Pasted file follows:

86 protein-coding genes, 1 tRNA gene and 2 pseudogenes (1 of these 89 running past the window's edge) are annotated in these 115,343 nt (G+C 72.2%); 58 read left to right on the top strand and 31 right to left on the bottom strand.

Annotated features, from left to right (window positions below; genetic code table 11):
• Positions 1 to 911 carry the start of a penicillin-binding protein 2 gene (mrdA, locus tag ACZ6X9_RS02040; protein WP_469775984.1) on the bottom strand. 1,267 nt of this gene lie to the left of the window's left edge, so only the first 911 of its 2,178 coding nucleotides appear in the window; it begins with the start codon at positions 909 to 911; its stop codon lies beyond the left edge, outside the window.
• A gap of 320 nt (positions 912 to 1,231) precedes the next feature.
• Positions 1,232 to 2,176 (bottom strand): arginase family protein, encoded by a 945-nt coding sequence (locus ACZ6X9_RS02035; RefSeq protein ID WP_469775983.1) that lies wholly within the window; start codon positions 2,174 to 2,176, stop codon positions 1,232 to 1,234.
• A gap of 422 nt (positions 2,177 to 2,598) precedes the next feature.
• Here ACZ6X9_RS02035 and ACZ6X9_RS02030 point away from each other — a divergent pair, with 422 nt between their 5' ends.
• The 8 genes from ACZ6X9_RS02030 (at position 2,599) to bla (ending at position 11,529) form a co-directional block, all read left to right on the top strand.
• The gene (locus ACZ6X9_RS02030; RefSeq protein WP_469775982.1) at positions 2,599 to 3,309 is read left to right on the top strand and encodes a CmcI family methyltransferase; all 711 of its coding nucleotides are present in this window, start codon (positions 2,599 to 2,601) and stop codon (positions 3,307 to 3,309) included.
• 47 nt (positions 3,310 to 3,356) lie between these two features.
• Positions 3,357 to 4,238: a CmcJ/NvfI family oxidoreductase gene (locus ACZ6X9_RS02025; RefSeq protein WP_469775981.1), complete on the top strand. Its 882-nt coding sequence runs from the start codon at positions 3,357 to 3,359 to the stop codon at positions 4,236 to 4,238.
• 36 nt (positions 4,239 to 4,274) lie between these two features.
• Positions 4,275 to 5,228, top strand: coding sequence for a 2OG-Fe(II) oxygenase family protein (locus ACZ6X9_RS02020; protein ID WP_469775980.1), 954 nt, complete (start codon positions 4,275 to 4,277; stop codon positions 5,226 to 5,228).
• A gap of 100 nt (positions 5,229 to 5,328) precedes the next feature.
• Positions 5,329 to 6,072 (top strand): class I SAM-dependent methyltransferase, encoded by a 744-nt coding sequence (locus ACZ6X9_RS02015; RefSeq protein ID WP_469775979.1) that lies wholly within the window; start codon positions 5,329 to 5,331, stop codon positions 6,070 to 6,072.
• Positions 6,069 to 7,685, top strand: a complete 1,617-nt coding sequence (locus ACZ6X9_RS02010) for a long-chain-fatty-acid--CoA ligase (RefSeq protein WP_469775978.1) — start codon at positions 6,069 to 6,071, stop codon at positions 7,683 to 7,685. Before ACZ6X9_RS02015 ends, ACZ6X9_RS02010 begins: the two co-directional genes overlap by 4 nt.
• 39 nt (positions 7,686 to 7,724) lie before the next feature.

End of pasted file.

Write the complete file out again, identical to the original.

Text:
86 protein-coding genes, 1 tRNA gene and 2 pseudogenes (1 of these 89 running past the window's edge) are annotated in these 115,343 nt (G+C 72.2%); 58 read left to right on the top strand and 31 right to left on the bottom strand.

Annotated features, from left to right (window positions below; genetic code table 11):
• Positions 1 to 911 carry the start of a penicillin-binding protein 2 gene (mrdA, locus tag ACZ6X9_RS02040; protein WP_469775984.1) on the bottom strand. 1,267 nt of this gene lie to the left of the window's left edge, so only the first 911 of its 2,178 coding nucleotides appear in the window; it begins with the start codon at positions 909 to 911; its stop codon lies beyond the left edge, outside the window.
• A gap of 320 nt (positions 912 to 1,231) precedes the next feature.
• Positions 1,232 to 2,176 (bottom strand): arginase family protein, encoded by a 945-nt coding sequence (locus ACZ6X9_RS02035; RefSeq protein ID WP_469775983.1) that lies wholly within the window; start codon positions 2,174 to 2,176, stop codon positions 1,232 to 1,234.
• A gap of 422 nt (positions 2,177 to 2,598) precedes the next feature.
• Here ACZ6X9_RS02035 and ACZ6X9_RS02030 point away from each other — a divergent pair, with 422 nt between their 5' ends.
• The 8 genes from ACZ6X9_RS02030 (at position 2,599) to bla (ending at position 11,529) form a co-directional block, all read left to right on the top strand.
• The gene (locus ACZ6X9_RS02030; RefSeq protein WP_469775982.1) at positions 2,599 to 3,309 is read left to right on the top strand and encodes a CmcI family methyltransferase; all 711 of its coding nucleotides are present in this window, start codon (positions 2,599 to 2,601) and stop codon (positions 3,307 to 3,309) included.
• 47 nt (positions 3,310 to 3,356) lie between these two features.
• Positions 3,357 to 4,238: a CmcJ/NvfI family oxidoreductase gene (locus ACZ6X9_RS02025; RefSeq protein WP_469775981.1), complete on the top strand. Its 882-nt coding sequence runs from the start codon at positions 3,357 to 3,359 to the stop codon at positions 4,236 to 4,238.
• 36 nt (positions 4,239 to 4,274) lie between these two features.
• Positions 4,275 to 5,228, top strand: coding sequence for a 2OG-Fe(II) oxygenase family protein (locus ACZ6X9_RS02020; protein ID WP_469775980.1), 954 nt, complete (start codon positions 4,275 to 4,277; stop codon positions 5,226 to 5,228).
• A gap of 100 nt (positions 5,229 to 5,328) precedes the next feature.
• Positions 5,329 to 6,072 (top strand): class I SAM-dependent methyltransferase, encoded by a 744-nt coding sequence (locus ACZ6X9_RS02015; RefSeq protein ID WP_469775979.1) that lies wholly within the window; start codon positions 5,329 to 5,331, stop codon positions 6,070 to 6,072.
• Positions 6,069 to 7,685, top strand: a complete 1,617-nt coding sequence (locus ACZ6X9_RS02010) for a long-chain-fatty-acid--CoA ligase (RefSeq protein WP_469775978.1) — start codon at positions 6,069 to 6,071, stop codon at positions 7,683 to 7,685. Before ACZ6X9_RS02015 ends, ACZ6X9_RS02010 begins: the two co-directional genes overlap by 4 nt.
• 39 nt (positions 7,686 to 7,724) lie before the next feature.